Gober: From our perspective, it actually has improved it, or it has made it more desirable for us. As the economy has impacted funeral service – and it certainly has – that has forced people to begin to think about their long-term plans. Some providers – some funeral directors and funeral home owners – are not excited about the direction the business is taking, and what’s required to make the business work today. Therefore, that creates an environment of effectively people seeking either ways out or something else to help them move to the next step in their lives. From our perspective, this is a business that is controlled by older people. The average age of an owner in funeral service is fairly old, and if they’re looking to transition either to the next generation in the family, or to the next generation of funeral service like an outside owner who’s a non-family member, we can help expedite that transaction. And the economy has really forced a lot of people to think more specifically about what their next steps are and ask, “Do I really want to continue to do this?” If the answer is no, then what do I do to transition? Does my business have value, do I have something worth transitioning to a new owner, whether it’s a family member or some outside entity?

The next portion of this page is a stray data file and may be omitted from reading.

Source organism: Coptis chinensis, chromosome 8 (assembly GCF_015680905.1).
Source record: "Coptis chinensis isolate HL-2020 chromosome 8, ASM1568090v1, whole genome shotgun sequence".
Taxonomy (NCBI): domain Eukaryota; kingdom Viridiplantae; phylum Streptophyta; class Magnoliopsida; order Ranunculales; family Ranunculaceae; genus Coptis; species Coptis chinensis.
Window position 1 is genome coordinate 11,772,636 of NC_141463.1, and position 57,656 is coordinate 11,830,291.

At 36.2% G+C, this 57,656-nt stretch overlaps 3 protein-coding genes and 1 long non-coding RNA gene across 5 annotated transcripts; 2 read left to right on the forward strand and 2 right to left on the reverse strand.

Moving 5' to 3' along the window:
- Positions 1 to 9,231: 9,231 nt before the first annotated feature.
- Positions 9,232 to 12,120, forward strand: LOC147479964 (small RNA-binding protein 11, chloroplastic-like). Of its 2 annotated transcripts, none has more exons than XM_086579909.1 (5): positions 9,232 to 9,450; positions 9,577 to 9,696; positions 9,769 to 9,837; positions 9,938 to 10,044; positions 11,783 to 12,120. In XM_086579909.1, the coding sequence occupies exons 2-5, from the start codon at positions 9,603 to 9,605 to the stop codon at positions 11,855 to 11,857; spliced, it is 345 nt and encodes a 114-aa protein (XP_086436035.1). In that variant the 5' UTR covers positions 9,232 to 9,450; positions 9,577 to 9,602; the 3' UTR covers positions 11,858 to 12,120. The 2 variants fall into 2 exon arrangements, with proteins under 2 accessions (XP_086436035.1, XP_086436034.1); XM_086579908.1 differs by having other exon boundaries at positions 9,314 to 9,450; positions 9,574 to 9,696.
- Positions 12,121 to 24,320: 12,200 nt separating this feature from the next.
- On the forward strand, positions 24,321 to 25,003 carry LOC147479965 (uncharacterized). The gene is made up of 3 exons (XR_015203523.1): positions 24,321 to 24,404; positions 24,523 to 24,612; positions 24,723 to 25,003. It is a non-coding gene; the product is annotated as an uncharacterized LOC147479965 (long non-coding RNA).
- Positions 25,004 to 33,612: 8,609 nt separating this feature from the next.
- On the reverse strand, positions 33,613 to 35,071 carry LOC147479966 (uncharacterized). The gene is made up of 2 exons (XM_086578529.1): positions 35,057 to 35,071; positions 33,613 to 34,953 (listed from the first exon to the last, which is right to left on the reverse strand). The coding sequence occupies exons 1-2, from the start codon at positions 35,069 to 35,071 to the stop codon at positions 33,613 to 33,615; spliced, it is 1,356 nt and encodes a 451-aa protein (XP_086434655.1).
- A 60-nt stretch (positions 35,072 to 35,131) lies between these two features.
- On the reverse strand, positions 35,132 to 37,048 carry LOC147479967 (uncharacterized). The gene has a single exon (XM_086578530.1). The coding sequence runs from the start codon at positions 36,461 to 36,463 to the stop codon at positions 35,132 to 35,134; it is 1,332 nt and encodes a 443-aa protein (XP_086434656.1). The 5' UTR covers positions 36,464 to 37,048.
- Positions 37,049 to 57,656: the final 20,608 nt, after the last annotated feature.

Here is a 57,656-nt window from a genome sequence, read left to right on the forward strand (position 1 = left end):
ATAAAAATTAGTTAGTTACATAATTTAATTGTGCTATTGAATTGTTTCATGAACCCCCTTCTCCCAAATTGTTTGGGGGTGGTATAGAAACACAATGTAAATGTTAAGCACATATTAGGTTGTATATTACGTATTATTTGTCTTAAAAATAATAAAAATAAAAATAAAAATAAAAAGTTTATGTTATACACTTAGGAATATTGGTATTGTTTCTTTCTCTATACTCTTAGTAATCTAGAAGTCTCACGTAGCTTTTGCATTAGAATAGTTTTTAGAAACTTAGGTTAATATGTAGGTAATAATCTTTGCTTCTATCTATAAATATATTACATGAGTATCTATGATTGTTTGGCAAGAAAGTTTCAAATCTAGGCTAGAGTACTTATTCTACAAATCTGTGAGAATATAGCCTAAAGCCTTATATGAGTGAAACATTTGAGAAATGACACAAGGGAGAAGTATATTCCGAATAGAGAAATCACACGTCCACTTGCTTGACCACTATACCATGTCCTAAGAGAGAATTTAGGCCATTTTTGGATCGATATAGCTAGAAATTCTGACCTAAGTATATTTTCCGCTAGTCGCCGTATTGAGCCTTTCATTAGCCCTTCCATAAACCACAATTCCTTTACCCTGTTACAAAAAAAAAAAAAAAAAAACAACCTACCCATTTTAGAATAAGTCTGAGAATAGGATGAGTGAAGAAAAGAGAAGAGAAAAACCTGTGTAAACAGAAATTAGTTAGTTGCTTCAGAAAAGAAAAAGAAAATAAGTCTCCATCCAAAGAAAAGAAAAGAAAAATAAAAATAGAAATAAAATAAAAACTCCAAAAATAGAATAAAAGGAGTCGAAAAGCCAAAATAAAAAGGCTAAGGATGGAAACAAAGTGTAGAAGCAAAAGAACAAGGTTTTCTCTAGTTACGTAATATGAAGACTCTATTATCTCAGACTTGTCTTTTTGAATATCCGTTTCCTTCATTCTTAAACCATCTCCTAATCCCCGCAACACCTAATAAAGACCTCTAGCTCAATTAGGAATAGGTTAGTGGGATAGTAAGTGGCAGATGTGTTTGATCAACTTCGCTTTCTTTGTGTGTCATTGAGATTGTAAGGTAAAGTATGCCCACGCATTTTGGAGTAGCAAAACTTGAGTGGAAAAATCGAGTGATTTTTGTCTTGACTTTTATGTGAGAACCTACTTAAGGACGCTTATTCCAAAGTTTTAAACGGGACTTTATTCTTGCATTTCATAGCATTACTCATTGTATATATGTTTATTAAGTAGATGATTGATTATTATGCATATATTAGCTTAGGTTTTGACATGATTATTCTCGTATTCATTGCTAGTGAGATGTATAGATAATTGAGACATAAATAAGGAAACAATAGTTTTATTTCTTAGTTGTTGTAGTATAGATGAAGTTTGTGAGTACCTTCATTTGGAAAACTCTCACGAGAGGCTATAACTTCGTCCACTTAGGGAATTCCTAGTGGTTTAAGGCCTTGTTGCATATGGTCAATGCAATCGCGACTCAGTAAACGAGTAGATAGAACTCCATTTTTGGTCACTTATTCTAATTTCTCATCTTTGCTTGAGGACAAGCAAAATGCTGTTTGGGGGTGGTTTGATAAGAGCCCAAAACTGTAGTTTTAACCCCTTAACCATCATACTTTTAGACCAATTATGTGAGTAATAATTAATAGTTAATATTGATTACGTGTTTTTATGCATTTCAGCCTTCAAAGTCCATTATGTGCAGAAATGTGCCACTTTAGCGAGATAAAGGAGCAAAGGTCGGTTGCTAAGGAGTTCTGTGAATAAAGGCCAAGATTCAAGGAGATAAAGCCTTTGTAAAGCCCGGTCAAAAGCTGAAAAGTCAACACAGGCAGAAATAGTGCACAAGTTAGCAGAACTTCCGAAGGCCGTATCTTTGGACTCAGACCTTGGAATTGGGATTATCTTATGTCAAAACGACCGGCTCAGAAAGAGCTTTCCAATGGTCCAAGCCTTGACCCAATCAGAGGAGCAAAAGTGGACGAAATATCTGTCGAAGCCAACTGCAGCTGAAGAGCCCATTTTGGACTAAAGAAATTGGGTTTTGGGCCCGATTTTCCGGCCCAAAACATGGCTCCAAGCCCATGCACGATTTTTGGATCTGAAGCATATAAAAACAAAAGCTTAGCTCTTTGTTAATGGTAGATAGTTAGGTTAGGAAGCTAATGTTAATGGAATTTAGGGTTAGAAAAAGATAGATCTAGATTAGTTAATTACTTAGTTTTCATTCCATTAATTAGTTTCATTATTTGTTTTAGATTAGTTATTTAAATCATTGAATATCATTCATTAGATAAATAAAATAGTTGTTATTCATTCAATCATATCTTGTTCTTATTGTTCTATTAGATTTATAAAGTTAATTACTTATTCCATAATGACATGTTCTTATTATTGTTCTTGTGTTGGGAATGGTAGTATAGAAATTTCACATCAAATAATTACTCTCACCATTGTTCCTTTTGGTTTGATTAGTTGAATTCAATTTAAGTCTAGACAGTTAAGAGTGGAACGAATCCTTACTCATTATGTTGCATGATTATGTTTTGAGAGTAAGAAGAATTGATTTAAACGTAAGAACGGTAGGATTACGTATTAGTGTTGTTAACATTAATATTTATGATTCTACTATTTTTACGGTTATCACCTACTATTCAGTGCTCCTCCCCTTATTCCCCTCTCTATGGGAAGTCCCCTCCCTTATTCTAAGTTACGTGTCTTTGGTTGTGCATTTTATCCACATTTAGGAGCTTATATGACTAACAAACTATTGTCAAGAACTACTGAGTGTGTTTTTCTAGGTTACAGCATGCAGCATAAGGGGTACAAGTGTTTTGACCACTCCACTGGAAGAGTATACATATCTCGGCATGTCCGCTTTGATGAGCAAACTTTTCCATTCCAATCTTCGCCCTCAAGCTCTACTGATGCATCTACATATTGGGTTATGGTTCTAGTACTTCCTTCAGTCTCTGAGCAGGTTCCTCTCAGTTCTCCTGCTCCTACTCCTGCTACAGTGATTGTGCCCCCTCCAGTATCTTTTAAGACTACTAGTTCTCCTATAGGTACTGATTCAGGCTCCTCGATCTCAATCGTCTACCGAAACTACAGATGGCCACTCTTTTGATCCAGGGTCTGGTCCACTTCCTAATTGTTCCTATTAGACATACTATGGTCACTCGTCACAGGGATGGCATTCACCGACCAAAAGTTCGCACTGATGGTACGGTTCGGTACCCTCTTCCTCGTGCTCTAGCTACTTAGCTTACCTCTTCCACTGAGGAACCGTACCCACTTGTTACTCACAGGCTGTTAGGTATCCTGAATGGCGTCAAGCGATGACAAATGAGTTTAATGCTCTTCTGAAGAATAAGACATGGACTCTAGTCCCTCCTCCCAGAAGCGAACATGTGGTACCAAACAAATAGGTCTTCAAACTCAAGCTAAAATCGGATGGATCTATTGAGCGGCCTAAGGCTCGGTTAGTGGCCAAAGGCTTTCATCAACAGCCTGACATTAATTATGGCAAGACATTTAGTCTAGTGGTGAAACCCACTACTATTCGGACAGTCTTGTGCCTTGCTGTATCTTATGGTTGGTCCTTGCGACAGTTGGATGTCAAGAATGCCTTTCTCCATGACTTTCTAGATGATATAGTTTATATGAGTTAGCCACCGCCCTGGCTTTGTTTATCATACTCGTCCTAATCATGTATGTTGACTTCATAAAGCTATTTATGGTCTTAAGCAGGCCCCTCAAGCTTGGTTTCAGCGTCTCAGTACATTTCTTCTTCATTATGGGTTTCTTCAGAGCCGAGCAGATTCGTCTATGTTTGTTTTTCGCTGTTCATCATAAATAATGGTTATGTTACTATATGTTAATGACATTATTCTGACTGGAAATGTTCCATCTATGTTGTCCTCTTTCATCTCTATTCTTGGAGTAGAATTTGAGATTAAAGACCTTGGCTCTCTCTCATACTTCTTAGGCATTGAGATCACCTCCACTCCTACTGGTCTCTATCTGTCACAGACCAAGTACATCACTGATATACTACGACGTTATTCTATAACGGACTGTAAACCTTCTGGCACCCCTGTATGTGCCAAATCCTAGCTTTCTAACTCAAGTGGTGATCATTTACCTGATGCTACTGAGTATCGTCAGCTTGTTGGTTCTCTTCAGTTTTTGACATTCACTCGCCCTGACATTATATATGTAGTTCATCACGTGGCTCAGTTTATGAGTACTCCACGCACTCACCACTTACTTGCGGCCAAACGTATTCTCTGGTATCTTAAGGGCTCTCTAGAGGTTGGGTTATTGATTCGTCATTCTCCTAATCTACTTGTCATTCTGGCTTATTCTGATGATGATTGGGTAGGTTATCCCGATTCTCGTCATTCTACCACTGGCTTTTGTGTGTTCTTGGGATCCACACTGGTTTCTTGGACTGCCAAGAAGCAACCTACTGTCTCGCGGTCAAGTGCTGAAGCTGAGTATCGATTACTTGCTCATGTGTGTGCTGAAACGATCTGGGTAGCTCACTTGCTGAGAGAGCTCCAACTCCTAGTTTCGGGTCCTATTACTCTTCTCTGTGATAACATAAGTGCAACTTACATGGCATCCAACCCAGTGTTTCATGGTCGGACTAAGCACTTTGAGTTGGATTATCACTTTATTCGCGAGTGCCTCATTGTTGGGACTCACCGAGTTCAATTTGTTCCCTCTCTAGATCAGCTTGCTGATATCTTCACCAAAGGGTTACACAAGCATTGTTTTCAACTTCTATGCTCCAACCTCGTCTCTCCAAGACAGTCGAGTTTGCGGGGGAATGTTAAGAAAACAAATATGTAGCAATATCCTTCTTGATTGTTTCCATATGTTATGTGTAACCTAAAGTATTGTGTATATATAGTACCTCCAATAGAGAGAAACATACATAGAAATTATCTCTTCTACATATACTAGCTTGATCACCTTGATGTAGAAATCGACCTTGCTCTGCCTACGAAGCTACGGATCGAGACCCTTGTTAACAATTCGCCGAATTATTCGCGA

How can funeral directors protect themselves and their businesses financially?

Mullen: Funeral directors should consider both their short- and long-term needs when choosing a preneed partner. Considering one without the other can backfire. In the short-term, every business needs healthy cash flows, which a robust preneed program can help significantly. The long-term view is too often sacrificed by focusing too heavily on the short-term, though. A long-term view sees the need to grow and develop new tactics for sustainable success, which a true partner can help provide. This kind of balance can only be found in companies that know the funeral business, which is why we are so proud to have been a pioneer in helping funeral homes solidify their business models with preneed insurance sales nearly 30 years ago.

Gober: I would say my gut answer to that is paying attention. It would surprise you, but because funeral directors are service-driven and relationship-driven people, on some occasions, they don’t do a very good job of working the business side of the business. Funeral home owners and funeral directors do a great job of taking care of the funeral buyer, but in some cases they aren’t necessarily taking care of the funeral sellers – themselves. So you have to balance the needs of those two things, and if you do that properly, not only do you offer the best service possible to the consumer, you’re also focusing attention on the needs of the business and the financial needs of your operation. It would stun you, how many calls we get from funeral homes that haven’t done their taxes in the last three years. They’re just not paying attention, they say, “Well, I’ll get to it.” Three years pass, and now they want a loan from us, or from some other financial institution. No financial institution on the planet is going to loan them money without a tax return. I travel around the country quite a bit, and my evaluation of the circumstances is that there’s never been a better time to be in funeral service than right now. There is capital available for those who have a vision.

 

Posted with permission from American Funeral Director. Download Funding Roundtable